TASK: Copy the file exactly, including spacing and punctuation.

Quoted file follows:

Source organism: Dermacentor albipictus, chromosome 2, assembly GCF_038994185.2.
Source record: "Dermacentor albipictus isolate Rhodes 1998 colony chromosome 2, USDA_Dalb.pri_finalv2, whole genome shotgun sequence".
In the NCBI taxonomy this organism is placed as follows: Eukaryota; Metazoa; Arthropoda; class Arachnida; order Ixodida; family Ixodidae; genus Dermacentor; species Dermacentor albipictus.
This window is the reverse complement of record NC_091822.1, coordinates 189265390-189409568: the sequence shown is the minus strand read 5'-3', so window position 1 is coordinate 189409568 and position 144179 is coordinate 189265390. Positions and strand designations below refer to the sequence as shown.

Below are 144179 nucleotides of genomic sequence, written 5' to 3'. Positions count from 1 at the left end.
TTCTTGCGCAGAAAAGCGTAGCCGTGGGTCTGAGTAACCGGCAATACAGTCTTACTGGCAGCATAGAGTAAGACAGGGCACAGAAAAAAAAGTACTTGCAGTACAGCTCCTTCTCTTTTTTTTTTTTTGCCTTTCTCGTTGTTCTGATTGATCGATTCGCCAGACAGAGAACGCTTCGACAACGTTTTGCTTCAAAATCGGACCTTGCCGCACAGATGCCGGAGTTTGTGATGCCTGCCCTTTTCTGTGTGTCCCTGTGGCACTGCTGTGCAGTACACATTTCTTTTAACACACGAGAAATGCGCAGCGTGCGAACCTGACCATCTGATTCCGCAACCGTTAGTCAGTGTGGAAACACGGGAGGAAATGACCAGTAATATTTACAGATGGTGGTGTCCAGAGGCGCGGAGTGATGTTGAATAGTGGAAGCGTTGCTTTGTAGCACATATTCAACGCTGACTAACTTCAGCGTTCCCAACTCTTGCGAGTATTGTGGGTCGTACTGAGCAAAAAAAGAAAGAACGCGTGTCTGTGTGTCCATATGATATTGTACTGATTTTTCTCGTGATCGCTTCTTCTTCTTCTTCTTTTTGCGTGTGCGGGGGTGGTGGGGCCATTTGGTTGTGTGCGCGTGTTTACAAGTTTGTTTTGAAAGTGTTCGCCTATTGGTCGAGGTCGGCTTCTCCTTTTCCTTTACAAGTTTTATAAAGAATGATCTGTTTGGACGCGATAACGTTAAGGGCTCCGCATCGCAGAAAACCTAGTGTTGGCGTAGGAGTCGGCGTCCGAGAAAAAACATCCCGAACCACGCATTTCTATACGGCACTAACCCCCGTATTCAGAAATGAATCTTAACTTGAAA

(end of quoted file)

Source organism: Dermacentor albipictus, chromosome 2, assembly GCF_038994185.2.
Source record: "Dermacentor albipictus isolate Rhodes 1998 colony chromosome 2, USDA_Dalb.pri_finalv2, whole genome shotgun sequence".
In the NCBI taxonomy this organism is placed as follows: Eukaryota; Metazoa; Arthropoda; class Arachnida; order Ixodida; family Ixodidae; genus Dermacentor; species Dermacentor albipictus.
This window is the reverse complement of record NC_091822.1, coordinates 189265390-189409568: the sequence shown is the minus strand read 5'-3', so window position 1 is coordinate 189409568 and position 144179 is coordinate 189265390. Positions and strand designations below refer to the sequence as shown.

Below are 144179 nucleotides of genomic sequence, written 5' to 3'. Positions count from 1 at the left end.
TTCTTGCGCAGAAAAGCGTAGCCGTGGGTCTGAGTAACCGGCAATACAGTCTTACTGGCAGCATAGAGTAAGACAGGGCACAGAAAAAAAAGTACTTGCAGTACAGCTCCTTCTCTTTTTTTTTTTTTGCCTTTCTCGTTGTTCTGATTGATCGATTCGCCAGACAGAGAACGCTTCGACAACGTTTTGCTTCAAAATCGGACCTTGCCGCACAGATGCCGGAGTTTGTGATGCCTGCCCTTTTCTGTGTGTCCCTGTGGCACTGCTGTGCAGTACACATTTCTTTTAACACACGAGAAATGCGCAGCGTGCGAACCTGACCATCTGATTCCGCAACCGTTAGTCAGTGTGGAAACACGGGAGGAAATGACCAGTAATATTTACAGATGGTGGTGTCCAGAGGCGCGGAGTGATGTTGAATAGTGGAAGCGTTGCTTTGTAGCACATATTCAACGCTGACTAACTTCAGCGTTCCCAACTCTTGCGAGTATTGTGGGTCGTACTGAGCAAAAAAAGAAAGAACGCGTGTCTGTGTGTCCATATGATATTGTACTGATTTTTCTCGTGATCGCTTCTTCTTCTTCTTCTTTTTGCGTGTGCGGGGGTGGTGGGGCCATTTGGTTGTGTGCGCGTGTTTACAAGTTTGTTTTGAAAGTGTTCGCCTATTGGTCGAGGTCGGCTTCTCCTTTTCCTTTACAAGTTTTATAAAGAATGATCTGTTTGGACGCGATAACGTTAAGGGCTCCGCATCGCAGAAAACCTAGTGTTGGCGTAGGAGTCGGCGTCCGAGAAAAAACATCCCGAACCACGCATTTCTATACGGCACTAACCCCCGTATTCAGAAATGAATCTTAACTTGAAA